REVIEWED BY CONNIE J. EVASHWICK, SC.D.
EVIDENCE-BASED MANAGEMENT IN HEALTHCARE
BY ANTHONY R. KOVNER Ph.D., DAVID J. FINE Ph.D., FACHE & RICHARD D'AQUILA, FACHE
Health Administration Press, 2009
300 pages, softbound, $79
For many who manage health care organizations, this text by three health care leaders will be a refreshing jolt, propelling them to focus less on today's political crisis and more on yesterday's solid data to revamp and improve tomorrow's operation of almost all management functions. Along with health care managers, the audiences the authors intend to reach include students of health care management, teachers, researchers and those who fund health services research. Two of the three editors are health care chief executives and the third sits on several hospital boards.
The book has four parts. Part I is an introduction to evidence-based management, including three examples of application, one by each of the three editors. Part II is the academic framing of the definition and theories. Part III is 10 case studies that demonstrate the variety of "evidence" available and how, in applying it, management practices and organizational performance improve. Part IV revisits "Lessons Learned."
The authors note that Thomas Rundall, Ph.D., and and other colleagues conducted a study of 32 senior health care executives to ask what basis they used for making management decisions. The results were alarming: "participants reported little use of research evidence in policymaking or managerial decision making." (p. 6) This leads to the uneasy conclusion that many management decisions in health care are made on some basis other than rationality and concrete data: gut feel, personal preferences, emotion or "we've always done it this way."
The authors acknowledge that "evidence" comes in a variety of forms, and past experience, experiences of others in similar situations, expert opinion and other qualitative methods can be applied in the absence of qualitative data. However, they urge, "What distinguishes evidence-based management from other approaches to decision making is the notion that whenever possible, health services managers should incorporate into their decision making evidence from well-conducted management research" (p. 56).
The authors propose four requirements for good evidence: It must be accurate, applicable, accessible and actionable. The latter is particularly important; no sense investing a lot of resources in collecting detailed information to sit on a shelf. The process of building and applying evidence is also important, with its six specific steps (p. xxiii): Frame the question (critical to the ultimate success or failure of the process); find the evidence; evaluate the evidence; assess its applicability and actionability; present the evidence to those who must act on it; apply the evidence to the decisions; evaluate the results. Beginning by asking the right question is critical to the ultimate success or failure of the evidence-based process.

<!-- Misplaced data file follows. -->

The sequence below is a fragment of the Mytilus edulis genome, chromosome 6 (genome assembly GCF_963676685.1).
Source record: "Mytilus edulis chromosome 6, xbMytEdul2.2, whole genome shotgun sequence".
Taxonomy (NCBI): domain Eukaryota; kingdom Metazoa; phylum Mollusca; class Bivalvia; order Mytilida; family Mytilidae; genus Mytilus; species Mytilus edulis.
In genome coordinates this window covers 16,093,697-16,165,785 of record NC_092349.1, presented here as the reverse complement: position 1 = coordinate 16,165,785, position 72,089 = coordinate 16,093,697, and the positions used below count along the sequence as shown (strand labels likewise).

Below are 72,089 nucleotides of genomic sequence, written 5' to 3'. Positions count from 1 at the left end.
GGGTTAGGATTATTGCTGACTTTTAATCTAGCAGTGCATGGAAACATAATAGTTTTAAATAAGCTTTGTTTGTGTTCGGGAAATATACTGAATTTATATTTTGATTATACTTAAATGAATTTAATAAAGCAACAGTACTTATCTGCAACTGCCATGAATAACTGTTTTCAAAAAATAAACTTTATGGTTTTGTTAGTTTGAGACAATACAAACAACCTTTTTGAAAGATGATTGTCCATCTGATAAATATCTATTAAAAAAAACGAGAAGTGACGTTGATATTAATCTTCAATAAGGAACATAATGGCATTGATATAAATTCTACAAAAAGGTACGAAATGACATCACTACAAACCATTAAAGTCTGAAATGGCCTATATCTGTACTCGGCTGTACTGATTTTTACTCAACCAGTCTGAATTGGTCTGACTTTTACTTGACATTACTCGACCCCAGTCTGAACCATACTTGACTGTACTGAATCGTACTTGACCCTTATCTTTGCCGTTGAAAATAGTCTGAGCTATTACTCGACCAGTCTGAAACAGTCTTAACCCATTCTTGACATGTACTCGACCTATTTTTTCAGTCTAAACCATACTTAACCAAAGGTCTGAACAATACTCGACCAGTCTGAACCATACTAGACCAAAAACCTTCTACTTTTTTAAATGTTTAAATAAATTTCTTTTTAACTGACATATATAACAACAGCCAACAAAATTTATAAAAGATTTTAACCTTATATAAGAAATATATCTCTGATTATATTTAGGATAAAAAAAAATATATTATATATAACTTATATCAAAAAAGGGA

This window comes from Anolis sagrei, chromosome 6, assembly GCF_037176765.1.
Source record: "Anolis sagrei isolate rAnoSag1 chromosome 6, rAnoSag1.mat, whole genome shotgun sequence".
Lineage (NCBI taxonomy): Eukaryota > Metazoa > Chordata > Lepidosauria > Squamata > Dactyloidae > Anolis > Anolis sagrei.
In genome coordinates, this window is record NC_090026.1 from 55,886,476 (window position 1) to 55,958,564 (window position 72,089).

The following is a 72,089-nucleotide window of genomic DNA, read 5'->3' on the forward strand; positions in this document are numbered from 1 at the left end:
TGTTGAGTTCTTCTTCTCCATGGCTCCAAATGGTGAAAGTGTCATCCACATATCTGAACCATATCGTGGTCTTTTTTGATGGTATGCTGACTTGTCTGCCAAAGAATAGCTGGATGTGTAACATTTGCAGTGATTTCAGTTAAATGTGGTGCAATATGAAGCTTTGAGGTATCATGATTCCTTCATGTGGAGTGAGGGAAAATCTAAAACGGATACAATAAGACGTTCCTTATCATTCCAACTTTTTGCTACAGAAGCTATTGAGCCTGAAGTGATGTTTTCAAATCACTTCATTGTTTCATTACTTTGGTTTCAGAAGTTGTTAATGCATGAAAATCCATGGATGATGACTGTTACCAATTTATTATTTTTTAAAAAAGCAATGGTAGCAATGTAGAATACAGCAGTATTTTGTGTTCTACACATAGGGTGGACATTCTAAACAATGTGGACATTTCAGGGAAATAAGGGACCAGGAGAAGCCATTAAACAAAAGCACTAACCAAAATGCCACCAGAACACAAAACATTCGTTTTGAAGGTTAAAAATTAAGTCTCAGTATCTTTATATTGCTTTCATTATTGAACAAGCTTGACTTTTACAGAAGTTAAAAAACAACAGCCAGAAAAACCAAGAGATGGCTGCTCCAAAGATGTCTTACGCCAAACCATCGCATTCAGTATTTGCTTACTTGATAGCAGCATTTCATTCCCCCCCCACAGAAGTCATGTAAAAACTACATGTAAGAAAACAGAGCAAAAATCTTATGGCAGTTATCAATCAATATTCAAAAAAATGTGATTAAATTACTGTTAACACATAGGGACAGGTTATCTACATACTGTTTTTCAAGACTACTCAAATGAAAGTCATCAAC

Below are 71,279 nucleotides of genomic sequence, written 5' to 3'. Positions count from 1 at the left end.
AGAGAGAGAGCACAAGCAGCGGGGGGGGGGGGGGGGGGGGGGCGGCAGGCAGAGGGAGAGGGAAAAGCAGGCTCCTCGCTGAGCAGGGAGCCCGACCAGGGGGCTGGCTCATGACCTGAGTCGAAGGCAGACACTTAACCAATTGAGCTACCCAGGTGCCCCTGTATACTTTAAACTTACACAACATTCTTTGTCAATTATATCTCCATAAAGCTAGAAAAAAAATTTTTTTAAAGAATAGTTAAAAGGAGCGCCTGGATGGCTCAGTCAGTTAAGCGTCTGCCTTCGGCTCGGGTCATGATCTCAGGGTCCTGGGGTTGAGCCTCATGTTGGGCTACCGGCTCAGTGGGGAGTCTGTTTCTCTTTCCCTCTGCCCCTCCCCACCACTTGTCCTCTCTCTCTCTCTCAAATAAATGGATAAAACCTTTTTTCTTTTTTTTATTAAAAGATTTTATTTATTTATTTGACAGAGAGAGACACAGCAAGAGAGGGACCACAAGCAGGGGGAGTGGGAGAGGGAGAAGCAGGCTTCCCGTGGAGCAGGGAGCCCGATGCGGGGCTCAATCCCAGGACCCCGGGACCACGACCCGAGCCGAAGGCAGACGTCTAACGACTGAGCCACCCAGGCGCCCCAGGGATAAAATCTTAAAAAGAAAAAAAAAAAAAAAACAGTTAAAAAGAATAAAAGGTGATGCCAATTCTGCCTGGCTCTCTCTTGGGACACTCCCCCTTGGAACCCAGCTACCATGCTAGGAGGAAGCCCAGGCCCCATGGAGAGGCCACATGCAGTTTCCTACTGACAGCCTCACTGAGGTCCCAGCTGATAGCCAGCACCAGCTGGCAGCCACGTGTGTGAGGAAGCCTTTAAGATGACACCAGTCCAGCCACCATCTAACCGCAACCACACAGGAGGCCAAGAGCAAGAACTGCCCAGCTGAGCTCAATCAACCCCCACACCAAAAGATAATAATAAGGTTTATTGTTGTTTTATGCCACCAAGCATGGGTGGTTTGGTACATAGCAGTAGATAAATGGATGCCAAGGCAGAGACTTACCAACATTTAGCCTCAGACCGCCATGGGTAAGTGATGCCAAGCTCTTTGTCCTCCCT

Implementing an evidence-based approach to decision making may mean changing the entire organizational culture, and this may take time. The authors specify essential organizational parameters: leaders committed to an evidence-based approach; staff willing to learn the knowledge base and skills to apply evidence-based decision making; tools available for evidence creation and dissemination; recognition that internal structures and processes may need to change. More and better evidence is needed, and a respected national organization to champion and guide evidence-based management in health care is essential.
Despite its advocacy for use of sophisticated health services research and systematic rigor, the book takes a pragmatic approach. The case studies describe real-world situations and show how solutions to problems or improvements to outcomes were found based on using a scientific approach, applying new and existing data to find the best course of direction.
The case study format makes the book easy to read. Each case describes the problem at hand and demonstrates how the six steps of the evidence-based decision-making process were followed, as well as the outcome. The subjects cover an array of topics, from implementing pain management in a nursing facility to defining a better process for evaluating a hospital's chief executive. This range shows how broadly applicable the process can be.
If there is any weakness in the book, it is that relatively few examples of the detailed data were collected, including any secondary sources of information that might be available to others seeking to investigate the same problem. The cases describe more how the process was followed than what evidence was actually gathered, how rigorous it was and any methodological challenges that arose. This is somewhat inconsistent with the introduction to the book, which emphasizes the virtues of research sophistication and may reflect the different authorships in various parts. The framing chapters were written by academicians; the case studies primarily by practitioners or academician/practitioner co-authors. Nonetheless, giv-en the involvement of 20-some authors, the book does a fairly good job of maintaining a consistent voice across the chapters, though they vary in length and focus.
A couple of bonus features include a chapter entitled "Look it Up," which explains how to search the academic literature for the solid type of evidence most desired. An annotated bibliography at the end of the book provides a lengthy list of relevant articles and websites that offer further reading to those caught by the evidence-based bug.
As described in several of the case studies, becoming an evidence-based operation is an evolution that may start with one small project, and then grow over time to encompass the organization as a whole. Read the book — and let the journey begin!
CONNIE EVASHWICK is professor, School of Public Health, Saint Louis University.
BOOKS IN BRIEF
DIAGNOSIS CRITICAL: THE URGENT THREATS CONFRONTING CATHOLIC HEALTH CARE
Leonard J. Nelson III
350 pages, $29.95
Our Sunday Visitor, 2009